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Re: Lambda expressions: Dangerous Madness

On Aug 14, 1:37*pm, raylopez99 <raylope...@yahoo.comwrote:
Took a look at all the fuss about "lambda expressions" from Jon
Skeet's excellent book "C# in Depth". *Jon has an example, reproduced
below (excerpt) on lambda expressions.

My n00b take: *it's like SQL and those 'high level' languages that try
to be too clever by half and pack a lot of syntax in as short a space
as possible. *Like Egyptian hieroglyphics, like Chinese, like those
non-alphabet languages, it's just way too much information in too
short a space. *Sure, writing a program with this syntax will reduce
your source code from 100 pages to 10, but at a cost of readability.

But what do I know? *I only have a couple months real experience in
the language. *Don't listen to me.


"To try and outstrip each other in the arms race, or to expect to win
a nuclear war, is dangerous madness." - Leonid Brezhnev

this is equivalent: *from C#1.0
ArrayList products = Product.GetSampleProducts(); //fills arraylist
(fanciful example)

foreach (Product X in products) {
* * *if (X.price 10m) { Console.WriteLine(X);} } [suffix m =

now redo in C#2 mode:

ArrayList products = Product.GetSampleProducts(); //fills arraylist

Predicate <Productproducts test = delegate (Product p) {return
p.Price 10m;} ;
List<Productmatches = products.FindAll(test);

Action<Productprint = delegate(Product p) {Console.WriteLine(p);};
matches.ForEach (print);

which is actually equivalent to (lambda expressions):
ArrayList products = Product.GetSampleProducts(); //fills, as before

foreach (Product product in products.Where (p =>p.Price 10))

*//Jon humorously states "the combination of the lambda expression
putting the test in just the right place and a well-named method means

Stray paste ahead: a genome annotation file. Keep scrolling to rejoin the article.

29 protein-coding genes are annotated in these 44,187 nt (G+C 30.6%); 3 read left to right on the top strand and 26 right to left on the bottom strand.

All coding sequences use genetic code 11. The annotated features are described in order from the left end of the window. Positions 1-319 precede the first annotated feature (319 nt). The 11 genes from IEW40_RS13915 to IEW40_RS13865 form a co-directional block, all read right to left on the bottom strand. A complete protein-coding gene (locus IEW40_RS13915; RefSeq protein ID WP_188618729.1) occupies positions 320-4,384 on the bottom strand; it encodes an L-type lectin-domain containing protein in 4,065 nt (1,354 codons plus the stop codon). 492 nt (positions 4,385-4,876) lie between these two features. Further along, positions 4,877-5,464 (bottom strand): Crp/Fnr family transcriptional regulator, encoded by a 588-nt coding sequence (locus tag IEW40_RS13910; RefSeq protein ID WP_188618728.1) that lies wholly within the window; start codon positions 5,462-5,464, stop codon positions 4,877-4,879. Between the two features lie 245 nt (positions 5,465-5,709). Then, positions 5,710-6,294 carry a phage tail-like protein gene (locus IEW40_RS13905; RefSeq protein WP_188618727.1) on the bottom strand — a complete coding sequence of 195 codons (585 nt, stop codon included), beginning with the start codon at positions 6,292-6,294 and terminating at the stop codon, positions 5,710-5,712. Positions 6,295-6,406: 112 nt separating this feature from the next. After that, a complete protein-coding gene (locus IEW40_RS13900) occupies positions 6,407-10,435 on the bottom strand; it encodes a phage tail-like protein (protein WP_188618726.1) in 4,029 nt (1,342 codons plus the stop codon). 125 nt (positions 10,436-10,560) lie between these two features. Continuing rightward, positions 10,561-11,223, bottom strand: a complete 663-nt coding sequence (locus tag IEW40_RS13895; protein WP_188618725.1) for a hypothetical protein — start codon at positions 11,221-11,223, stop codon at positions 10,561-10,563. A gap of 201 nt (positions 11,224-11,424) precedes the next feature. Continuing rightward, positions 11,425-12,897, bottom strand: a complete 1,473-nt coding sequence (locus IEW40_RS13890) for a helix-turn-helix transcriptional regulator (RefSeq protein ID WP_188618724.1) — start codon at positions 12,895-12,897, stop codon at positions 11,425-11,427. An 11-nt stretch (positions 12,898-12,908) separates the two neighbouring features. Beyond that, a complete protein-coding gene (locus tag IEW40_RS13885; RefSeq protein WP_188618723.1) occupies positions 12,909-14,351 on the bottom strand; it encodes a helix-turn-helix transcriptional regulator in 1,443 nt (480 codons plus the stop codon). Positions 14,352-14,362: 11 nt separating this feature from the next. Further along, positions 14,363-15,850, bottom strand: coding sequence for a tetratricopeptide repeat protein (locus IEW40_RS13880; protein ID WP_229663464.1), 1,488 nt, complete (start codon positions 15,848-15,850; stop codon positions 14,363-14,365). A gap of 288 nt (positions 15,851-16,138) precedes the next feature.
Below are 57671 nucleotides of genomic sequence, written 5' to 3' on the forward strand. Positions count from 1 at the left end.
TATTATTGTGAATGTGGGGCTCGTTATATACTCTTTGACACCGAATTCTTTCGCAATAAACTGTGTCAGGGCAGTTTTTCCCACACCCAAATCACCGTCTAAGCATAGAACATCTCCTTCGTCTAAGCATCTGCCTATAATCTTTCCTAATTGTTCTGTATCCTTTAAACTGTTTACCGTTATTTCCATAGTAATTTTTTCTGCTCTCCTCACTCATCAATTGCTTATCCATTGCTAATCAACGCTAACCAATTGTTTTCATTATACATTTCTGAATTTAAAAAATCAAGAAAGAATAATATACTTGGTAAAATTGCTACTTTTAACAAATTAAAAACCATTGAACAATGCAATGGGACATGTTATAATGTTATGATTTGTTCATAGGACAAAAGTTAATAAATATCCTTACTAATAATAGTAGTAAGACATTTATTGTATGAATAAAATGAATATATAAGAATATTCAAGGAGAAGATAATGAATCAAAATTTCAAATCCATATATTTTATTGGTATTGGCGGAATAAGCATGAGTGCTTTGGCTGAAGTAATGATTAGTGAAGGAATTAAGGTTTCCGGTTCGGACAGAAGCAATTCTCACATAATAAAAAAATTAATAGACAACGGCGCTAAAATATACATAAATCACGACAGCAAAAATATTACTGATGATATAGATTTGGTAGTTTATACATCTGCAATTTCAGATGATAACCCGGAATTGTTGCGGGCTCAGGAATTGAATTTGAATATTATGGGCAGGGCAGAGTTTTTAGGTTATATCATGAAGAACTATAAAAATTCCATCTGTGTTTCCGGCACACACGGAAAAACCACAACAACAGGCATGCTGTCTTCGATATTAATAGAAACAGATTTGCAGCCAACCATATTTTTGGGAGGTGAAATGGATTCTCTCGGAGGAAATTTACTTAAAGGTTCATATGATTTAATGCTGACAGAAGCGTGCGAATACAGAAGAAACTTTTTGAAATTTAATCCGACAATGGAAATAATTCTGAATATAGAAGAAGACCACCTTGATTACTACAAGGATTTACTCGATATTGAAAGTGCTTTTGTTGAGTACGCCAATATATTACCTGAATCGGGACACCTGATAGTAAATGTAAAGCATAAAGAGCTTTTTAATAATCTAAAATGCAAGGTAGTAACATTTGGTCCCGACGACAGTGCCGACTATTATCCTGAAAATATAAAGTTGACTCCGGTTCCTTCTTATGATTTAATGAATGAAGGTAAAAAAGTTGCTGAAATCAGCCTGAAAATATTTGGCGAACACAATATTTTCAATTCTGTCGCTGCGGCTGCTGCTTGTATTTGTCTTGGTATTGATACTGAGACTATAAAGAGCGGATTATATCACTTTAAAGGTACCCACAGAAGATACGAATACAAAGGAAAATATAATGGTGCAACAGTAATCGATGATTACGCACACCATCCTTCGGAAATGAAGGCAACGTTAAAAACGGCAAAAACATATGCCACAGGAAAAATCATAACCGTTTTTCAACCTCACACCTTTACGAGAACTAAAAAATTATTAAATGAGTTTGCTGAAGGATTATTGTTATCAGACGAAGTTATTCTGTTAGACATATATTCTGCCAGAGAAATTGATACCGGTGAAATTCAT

we can almost read the code out loud and understand it without even
thinking" HA HA HA! *Right. *I guess beauty is in the eye of the
You are, of course, entitled to your opinion, but lambdas are a part
of C# 3.0, and any C# developer has to know their ins and outs if only
to be able to maintain other people's code.

Also, every time I hear such sentiments - "generics/closures/type
inference/... are hard to understand and compromise
readability" (there were plenty of such as new major language features
were introduced, and not just in the C# land - come read some stuff
people write about Java generics, or the Java closures controversy), I
can't help but think that similar arguments took place back in 60s
during the transition to structured programming ("bah, those
newfangled loops are for lazy people who can't even be bothered to
type proper IF/GOTO - and of course, they result in utterly unreadable
code; look, the condition is checked without any IF present!"), and
then later from procedural to OOP (still plenty of flame on the Net
regarding this topic).

Luckily, there's no stopping the progress. You can invest some effort
to keep up, and join the ride, or you can retire to the same role as
people maintaining legacy COBOL systems today.
Aug 14 '08 #1
0 1027

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